Personal tools
You are here: Home News NIFTi Joint Exercises 2011: Studying human-robot teaming
About NIFTi
NIFTi is about human-robot cooperation. About teams of robots and humans doing tasks together, interacting together to try and reach a shared goal. NIFTi looks at how the robot could bear the human in mind. Literally. When determining what to do or say next in human-robot interaction; when, and how. NIFTi puts the human factor into cognitive robots, and human-robot team interaction in particular.   Each year, NIFTi evaluates its systems together with several USAR organizations. Rescue personnel teams up with NIFTi robots to carry out realistic missions, in real-life training areas. 

This site uses Google Analytics to record statistics on site visits - see Legal information.


NIFTi Joint Exercises 2011: Studying human-robot teaming

Early July, NIFTi met at the Training Center of the Fire Department of Dortmund (FDDO) for the NIFTi Joint Exercises 2011. The goal: Study human-robot teaming. Given a team of humans (researchers, end users), a microcopter, and the new NIFTi robot - how could and should they interact to jointly explore a disaster site, like a multi-story apartment building on fire?

NIFTi is about how humans and robots can work together, in a single team. This moves well beyond the idea of a single human pilot tele-operating a robot through the rubble. Instead, humans and robots form a team, possibly distributed over several locations, aiding each other in building up a (distributed) situation awareness through jointly exploring a disaster site. If the robots have sufficient autonomy to perform tasks under supervision rather than through tele-operation, and if the communication and dynamics of coordination work well within the team, then this would mean a big step forward in deploying robots under realistic circumstances. 

Of course, those are several Big Ifs. Both autonomy and human-robot interaction have been identified as two big issues in developing robots for assisting in USAR missions. We have not solved those yet, but, truth be told, there is also still a lot to be investigated in what it means for a robot to be autonomous in a human-robot team context, or how humans and robots are supposed to interact within a team. 

We organized the NIFTi Joint Exercises 2011 (NJEx 2011) with the explicit goal to get more insight in the latter issue: Study the dynamics of interaction in a human-robot team, with a particular focus on how humans interact "about" robots while coordinating their efforts in exploring a disaster. 

NJEx 2011 took place early July, at the Training Center of the Fire Department of Dortmund (FDDO). We build teams around researchers and firemen, with each team getting a microcopter and a brand-new NIFTi UGV at their disposal. FDDO provided radio handsets for communication, and arranged for us to have the huge mobile command center available during NJEx -- the Einsatzleitungswagen/ELW 3. 


Inside the ELW3 we built up a command post, with several displays for visualizing information coming from the microcopter and the UGV, and controlling the UGV. For each team, people playing "mission director", "UGV pilot," and "mission specialist" would be at this remote location, whereas other team members for safeguarding the robots (the "safety directors") and piloting the UAV would be in-field.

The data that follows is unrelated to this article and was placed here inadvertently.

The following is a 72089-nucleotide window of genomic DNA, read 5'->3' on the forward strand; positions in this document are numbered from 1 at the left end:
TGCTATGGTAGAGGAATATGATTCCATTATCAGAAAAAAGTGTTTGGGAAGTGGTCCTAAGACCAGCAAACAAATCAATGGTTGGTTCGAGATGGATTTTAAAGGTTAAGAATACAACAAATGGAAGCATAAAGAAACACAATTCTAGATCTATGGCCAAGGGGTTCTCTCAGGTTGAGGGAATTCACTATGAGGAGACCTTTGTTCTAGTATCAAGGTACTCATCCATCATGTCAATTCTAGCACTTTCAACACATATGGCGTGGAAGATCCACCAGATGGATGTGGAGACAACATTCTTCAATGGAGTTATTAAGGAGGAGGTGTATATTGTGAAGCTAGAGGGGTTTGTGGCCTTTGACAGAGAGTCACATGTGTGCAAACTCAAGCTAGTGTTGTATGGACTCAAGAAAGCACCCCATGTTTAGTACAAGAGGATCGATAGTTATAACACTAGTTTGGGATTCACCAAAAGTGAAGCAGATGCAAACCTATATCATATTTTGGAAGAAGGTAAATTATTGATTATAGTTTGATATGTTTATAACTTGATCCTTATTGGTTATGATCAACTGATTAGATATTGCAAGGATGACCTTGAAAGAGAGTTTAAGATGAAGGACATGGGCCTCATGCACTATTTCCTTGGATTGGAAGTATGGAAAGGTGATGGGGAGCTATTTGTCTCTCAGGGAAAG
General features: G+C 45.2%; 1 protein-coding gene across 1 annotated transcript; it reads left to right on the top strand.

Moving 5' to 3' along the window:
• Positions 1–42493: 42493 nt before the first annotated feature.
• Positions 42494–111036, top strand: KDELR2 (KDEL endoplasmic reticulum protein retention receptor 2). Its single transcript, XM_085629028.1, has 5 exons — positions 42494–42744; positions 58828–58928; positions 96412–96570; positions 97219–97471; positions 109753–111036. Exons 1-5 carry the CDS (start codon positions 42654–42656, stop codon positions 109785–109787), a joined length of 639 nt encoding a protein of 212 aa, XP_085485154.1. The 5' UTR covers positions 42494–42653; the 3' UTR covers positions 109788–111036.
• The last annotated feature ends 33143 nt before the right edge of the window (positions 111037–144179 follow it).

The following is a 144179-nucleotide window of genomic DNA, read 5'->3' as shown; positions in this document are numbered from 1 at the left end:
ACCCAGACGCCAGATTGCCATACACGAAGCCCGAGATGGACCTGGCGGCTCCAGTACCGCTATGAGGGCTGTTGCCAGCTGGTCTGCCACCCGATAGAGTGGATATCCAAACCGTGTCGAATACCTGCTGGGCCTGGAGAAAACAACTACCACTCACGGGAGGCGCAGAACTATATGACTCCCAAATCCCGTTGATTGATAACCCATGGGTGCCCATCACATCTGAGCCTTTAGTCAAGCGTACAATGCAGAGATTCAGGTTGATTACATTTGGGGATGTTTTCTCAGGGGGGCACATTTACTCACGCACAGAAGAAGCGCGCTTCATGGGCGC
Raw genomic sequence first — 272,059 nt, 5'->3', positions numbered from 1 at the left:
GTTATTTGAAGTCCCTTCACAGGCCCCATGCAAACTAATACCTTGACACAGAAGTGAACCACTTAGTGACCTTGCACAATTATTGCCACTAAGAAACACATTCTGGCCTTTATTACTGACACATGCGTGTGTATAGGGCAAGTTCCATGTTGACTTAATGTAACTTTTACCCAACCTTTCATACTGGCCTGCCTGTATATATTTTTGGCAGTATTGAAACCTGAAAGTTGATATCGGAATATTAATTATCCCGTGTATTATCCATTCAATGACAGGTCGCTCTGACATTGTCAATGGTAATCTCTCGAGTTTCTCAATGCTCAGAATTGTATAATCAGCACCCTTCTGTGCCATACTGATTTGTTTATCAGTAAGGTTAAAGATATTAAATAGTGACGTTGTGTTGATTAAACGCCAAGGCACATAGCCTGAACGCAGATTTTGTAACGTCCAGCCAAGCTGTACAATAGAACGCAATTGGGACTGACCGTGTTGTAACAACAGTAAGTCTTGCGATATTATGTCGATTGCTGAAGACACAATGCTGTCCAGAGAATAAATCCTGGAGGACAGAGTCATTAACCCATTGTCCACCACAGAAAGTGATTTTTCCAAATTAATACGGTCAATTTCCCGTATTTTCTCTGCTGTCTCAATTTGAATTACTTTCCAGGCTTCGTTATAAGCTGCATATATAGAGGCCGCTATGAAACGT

All the communication going on between these team members went over the radio handsets, and was recorded (digitally) at servers in the ELW3. 

We started the week with lectures on how FDDO organizes its response teams, and how people within and across these teams communicate. After which we naturally extensively tried out how to do that in reality, using the radios ... 

Tuesday and Wednesday we used to practice with the new NIFTi platforms, using Euro-Pallets to build up a variety of mazes up to NIST Orange/Red complexity. Each team also had to perform "competitively" using the full team setup (remote UGV ops & mission director, local UAV team) to traverse a particularly complex maze. 

 Maze at NJEx 2011


Wednesday afternoon and all of Thursday we then went for the real mission: Exploring a multi-story building "on fire." The UGV would drive in through a door on the ground floor, explore the (smoked up) corridor and rooms there, then drive outside again, take the staircase outside the building, and move to another door to enter the building on the first floor. The UAV could also enter here, and could be used to explore further rooms, which typically also were smoked up. (We ended up not going via the winding staircase inside the building, as this turned out to be too risky for remote tele-operation: Situation awareness was too limited to deal with scaling slopes that were occasionally up to 70 degrees...)

 Red building

And this is "of course" where all the training earlier in the week, together with the firemen from FDDO and Vigili del Fuoco (to tell use how to really do it), started paying off. More and more, people moved away from saying "move your left flipper up!" to communicating about situation awareness, requests for observations from the UAV, talking about what tactics to follow to explore the next floor. 

 Robot exploring smoky red building

Team-work, in other words. 

Over the next period we will be looking more closely at the recorded data, in conjunction with the video-coverage of each mission, to analyze what was going on in terms of team-dynamics. These first insights will then feed into further developments of the NIFTi "GUI" (which is rapidly transforming now into a Houston-style operations center ...), and the interaction between spoken dialogue, planning, and visualization to adapt team/robot operations to the current task- and team context. 

For more photos of NJEx 2011, see our FaceBook photo album: [ WWW


 ELW3 teaming setup



Document Actions